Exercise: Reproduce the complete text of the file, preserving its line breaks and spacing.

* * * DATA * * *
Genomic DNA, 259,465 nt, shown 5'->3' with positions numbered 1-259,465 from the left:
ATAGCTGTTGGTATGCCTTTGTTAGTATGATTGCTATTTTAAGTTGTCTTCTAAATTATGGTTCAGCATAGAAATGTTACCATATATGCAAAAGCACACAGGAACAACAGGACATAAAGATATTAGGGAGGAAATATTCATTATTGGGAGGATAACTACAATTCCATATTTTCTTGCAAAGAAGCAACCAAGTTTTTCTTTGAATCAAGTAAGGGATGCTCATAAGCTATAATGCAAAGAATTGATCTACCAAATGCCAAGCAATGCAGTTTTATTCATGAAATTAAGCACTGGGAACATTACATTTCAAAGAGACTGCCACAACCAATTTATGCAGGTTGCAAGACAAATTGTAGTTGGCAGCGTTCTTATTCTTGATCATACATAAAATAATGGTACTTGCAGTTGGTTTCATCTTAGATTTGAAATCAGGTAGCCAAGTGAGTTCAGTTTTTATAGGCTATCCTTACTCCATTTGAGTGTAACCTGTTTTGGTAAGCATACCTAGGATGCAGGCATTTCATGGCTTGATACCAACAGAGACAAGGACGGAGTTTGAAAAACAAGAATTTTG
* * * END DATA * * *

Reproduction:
Genomic DNA, 259,465 nt, shown 5'->3' with positions numbered 1-259,465 from the left:
ATAGCTGTTGGTATGCCTTTGTTAGTATGATTGCTATTTTAAGTTGTCTTCTAAATTATGGTTCAGCATAGAAATGTTACCATATATGCAAAAGCACACAGGAACAACAGGACATAAAGATATTAGGGAGGAAATATTCATTATTGGGAGGATAACTACAATTCCATATTTTCTTGCAAAGAAGCAACCAAGTTTTTCTTTGAATCAAGTAAGGGATGCTCATAAGCTATAATGCAAAGAATTGATCTACCAAATGCCAAGCAATGCAGTTTTATTCATGAAATTAAGCACTGGGAACATTACATTTCAAAGAGACTGCCACAACCAATTTATGCAGGTTGCAAGACAAATTGTAGTTGGCAGCGTTCTTATTCTTGATCATACATAAAATAATGGTACTTGCAGTTGGTTTCATCTTAGATTTGAAATCAGGTAGCCAAGTGAGTTCAGTTTTTATAGGCTATCCTTACTCCATTTGAGTGTAACCTGTTTTGGTAAGCATACCTAGGATGCAGGCATTTCATGGCTTGATACCAACAGAGACAAGGACGGAGTTTGAAAAACAAGAATTTTG